To anyone with a dream, or even half a dream, of owning a business one day – save your pennies now! There are so many expenses in a business that you just never think of till you own one. Things come up you never thought of. A product takes off but it takes a lot of capital to invest in the supplies needed to keep up with the demand. In the creative handmade industry we depend on the trends and what everyone is wanting in their homes. It’s a tricky guessing game as to when a trend is ‘hot’ and when it becomes ‘so last year’. I have been so blessed that so many people loved my pillows.
My show set ups became primarily pillows and other handmade items. Pillows were the best sellers, but when the bookwork was all done after a show, 1/3 to 1/2 of my income came from the other things I made – wall art, aprons, handbags, hats, shirts, and other seasonal handmade items.
Show set up is a ton of work, and smooth restock and running things during a show takes some learning. We refined our set up every time and constantly made changes to how we loaded the trailer, how we set things up, making it easier on us and on the customers when shopping. You learn and grow with each show, you make new friends, you pick up tips and tricks of the trade, and you get to enjoy being your own boss!
By 2015 the ‘hobby’ had truly become a business. Sew a Fine Seam now owed taxes every year, which meant there was profit showing up at the end of the year when all the books were balanced. The little business had completely outgrown the house as well. the tiny 12×14 room I’d been using as a sewing/school/computer/craft/play room had become solely a work room.
Most of the time the kids were banned from the room as it was piled so high with pillows and projects in the works. School had moved to the dining room table and even that was being filled with overflow from the work room. My dining room nook was always piled with something business related. My little back porch off the house was always bursting at the seams with projects and supplies. The ‘basement’ (term used loosely as it is basically a hole in the ground under one room of the house) was filled to overflowing with pillow inserts.
On top of all this the master bedroom had become a storage room we also slept in. Houses that are over 100 years old tend to have no closets and no extra space for storage. They also have awkward doorways and no guest room that can be turned into a storage room. Therefore all the ‘extras’ ended up in Travis and my bedroom. It really was over-the-top crazy.
I began looking at real estate listings. Travis and I rode the Harley around the countryside in the summertime, scouting all the For Sale signs. We needed a 4 bedroom house w/ a large garage and a nice out building, or land to build one. We even called up a realtor and looked at a couple properties, half seriously, looked at spaces for rent that I could use for the business, considered a storage unit for some of our extra ‘stuff’, and looked online some more. Nothing jumped out at us. We kept going as it was – I kept sewing and creating and somehow making our space constraints work. And I kept checking the real estate section of the paper.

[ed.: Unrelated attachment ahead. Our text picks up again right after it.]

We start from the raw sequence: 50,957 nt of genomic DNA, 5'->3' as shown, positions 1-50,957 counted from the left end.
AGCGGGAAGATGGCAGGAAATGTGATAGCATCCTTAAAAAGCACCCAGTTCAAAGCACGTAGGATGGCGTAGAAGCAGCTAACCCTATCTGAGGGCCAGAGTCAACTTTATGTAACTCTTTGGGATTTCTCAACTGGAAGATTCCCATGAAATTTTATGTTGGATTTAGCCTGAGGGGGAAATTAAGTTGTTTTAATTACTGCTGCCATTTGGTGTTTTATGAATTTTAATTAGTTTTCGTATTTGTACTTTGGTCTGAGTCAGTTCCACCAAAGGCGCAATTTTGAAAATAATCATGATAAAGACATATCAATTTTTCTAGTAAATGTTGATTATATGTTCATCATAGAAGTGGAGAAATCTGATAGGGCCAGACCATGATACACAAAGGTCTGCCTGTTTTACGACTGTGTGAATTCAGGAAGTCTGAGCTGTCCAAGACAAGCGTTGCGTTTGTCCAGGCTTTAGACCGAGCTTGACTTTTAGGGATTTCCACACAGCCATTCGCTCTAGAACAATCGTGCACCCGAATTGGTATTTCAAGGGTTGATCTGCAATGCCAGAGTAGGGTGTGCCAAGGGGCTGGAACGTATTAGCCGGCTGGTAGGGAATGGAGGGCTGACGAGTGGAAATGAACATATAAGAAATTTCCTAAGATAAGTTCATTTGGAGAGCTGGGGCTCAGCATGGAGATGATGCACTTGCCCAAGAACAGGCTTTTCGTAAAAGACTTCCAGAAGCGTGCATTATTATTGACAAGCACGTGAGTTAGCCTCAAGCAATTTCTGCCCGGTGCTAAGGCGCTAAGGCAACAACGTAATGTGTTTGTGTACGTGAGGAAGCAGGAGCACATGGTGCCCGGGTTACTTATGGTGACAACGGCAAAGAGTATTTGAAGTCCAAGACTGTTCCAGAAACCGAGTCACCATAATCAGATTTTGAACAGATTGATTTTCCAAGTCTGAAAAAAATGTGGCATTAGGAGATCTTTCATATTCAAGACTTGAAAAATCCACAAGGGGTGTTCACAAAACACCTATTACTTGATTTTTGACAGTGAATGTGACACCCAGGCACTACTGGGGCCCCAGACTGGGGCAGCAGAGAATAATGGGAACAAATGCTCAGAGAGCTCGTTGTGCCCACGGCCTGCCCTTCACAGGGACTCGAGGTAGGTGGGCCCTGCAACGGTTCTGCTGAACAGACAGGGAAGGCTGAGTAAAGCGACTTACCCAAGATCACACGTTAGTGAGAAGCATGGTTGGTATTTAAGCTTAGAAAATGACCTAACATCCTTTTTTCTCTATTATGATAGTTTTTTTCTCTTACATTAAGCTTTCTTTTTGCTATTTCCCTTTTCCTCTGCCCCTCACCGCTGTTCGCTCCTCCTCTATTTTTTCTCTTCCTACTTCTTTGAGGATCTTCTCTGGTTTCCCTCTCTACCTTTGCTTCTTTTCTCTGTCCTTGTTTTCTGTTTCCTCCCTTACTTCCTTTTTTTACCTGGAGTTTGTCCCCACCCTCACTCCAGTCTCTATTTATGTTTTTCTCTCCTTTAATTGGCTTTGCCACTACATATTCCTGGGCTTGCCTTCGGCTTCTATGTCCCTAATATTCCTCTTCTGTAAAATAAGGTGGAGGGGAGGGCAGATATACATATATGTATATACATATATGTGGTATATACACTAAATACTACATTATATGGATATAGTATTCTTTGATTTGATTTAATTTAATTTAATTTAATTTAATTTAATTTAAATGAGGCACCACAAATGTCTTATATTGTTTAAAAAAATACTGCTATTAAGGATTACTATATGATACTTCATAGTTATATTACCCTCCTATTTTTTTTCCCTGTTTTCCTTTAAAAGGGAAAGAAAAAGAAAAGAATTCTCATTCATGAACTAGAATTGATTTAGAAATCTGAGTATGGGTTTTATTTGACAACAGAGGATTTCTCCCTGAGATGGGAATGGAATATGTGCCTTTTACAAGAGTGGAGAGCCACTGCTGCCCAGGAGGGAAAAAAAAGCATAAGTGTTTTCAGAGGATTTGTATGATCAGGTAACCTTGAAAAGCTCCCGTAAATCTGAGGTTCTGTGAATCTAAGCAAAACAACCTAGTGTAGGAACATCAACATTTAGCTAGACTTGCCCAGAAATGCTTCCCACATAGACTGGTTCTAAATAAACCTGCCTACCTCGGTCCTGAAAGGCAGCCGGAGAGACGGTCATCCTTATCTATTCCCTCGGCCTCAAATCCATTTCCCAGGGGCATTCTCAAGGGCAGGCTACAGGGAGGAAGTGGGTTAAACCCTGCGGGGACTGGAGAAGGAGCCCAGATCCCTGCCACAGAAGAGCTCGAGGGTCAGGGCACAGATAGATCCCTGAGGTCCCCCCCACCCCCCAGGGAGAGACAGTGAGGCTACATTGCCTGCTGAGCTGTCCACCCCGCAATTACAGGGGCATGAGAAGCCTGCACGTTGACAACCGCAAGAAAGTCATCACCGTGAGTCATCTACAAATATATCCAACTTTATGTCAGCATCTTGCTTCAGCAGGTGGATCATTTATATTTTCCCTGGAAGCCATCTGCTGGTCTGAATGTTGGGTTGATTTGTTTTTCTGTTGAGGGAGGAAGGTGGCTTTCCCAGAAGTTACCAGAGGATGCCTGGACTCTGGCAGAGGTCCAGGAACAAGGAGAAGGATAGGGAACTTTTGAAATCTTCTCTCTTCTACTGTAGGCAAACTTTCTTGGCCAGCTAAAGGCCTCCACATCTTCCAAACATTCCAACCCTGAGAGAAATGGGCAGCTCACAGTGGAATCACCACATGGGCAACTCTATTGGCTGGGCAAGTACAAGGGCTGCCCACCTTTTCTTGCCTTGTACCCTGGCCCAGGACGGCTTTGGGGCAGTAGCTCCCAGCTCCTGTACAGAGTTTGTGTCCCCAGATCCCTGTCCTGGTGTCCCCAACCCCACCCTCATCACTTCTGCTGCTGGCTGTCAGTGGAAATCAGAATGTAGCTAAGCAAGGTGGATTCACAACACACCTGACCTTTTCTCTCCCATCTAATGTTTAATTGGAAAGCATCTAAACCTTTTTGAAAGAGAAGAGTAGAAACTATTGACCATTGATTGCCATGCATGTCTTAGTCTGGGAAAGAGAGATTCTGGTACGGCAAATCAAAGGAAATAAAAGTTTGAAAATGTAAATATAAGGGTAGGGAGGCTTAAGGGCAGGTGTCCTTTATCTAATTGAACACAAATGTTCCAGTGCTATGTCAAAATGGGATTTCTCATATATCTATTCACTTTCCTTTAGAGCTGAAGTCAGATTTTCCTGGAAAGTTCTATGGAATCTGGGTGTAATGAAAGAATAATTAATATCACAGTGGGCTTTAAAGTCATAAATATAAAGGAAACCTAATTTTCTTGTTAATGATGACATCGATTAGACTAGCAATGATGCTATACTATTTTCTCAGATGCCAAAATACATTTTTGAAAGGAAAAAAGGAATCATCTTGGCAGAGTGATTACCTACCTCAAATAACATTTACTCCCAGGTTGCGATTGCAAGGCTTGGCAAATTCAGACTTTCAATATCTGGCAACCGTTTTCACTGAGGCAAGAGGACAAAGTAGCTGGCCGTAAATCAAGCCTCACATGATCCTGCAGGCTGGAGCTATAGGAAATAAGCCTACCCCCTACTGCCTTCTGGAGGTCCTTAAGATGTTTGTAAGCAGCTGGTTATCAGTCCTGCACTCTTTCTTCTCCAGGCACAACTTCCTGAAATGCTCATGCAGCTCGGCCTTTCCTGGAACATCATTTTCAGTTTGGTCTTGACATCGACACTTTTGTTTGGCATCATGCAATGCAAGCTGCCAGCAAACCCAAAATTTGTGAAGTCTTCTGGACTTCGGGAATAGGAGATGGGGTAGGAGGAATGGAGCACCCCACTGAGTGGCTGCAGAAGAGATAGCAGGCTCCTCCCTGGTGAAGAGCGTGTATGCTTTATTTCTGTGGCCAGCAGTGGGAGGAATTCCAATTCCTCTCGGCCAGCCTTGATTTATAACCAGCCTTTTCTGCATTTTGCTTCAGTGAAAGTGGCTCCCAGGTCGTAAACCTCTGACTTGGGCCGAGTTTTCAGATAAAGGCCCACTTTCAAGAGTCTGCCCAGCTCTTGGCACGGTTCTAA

I also seriously considered quitting.
BUNNY TRAIL ALERT! I sit here staring at that sentence I just typed. Because I’m seriously considering quitting as I type this. It’s nearing the end of 2020 as I type and I just want to sleep. I want to not have business bills or have to create and market to sell my wares to pay the bills. I really want to quit.
Ok. Back on track – again, and back to 2017. As I searched for a way to give us more room as a family and have room for the biz too, the idea of quitting kept whispering. I could just quit, go back to just being a mom, cooking, cleaning, and reading books.
A string of unfortunate and stressful events, both personal and business related, had left me feeling battered, exhausted, and disillusioned with the whole creative biz idea. From being lied to, friends turning cold shoulders, clients who didn’t pay bills, and more, I wasn’t sure it was worth it. But I also had friends and family who believed in me and helped me work through the pain, heartache, and tears of the messy situations. Time also is a great healer.
As time passed I gradually found my way back to the friendly and welcoming entrepreneur I started out as and began to enjoy the process of traveling to shows again. I spread my wings and applied to new shows and stepped out into the unknown a bit more. Statements from happy clients warmed my heart and thawed the part that was frozen in fear of confronting hostile behavior from others. With so much love and acceptance and the arms of Jesus carrying me how could I not continue on and keep this business alive?
To be continued in part 3 – (I honestly have no idea how long it might take to get part 3 written)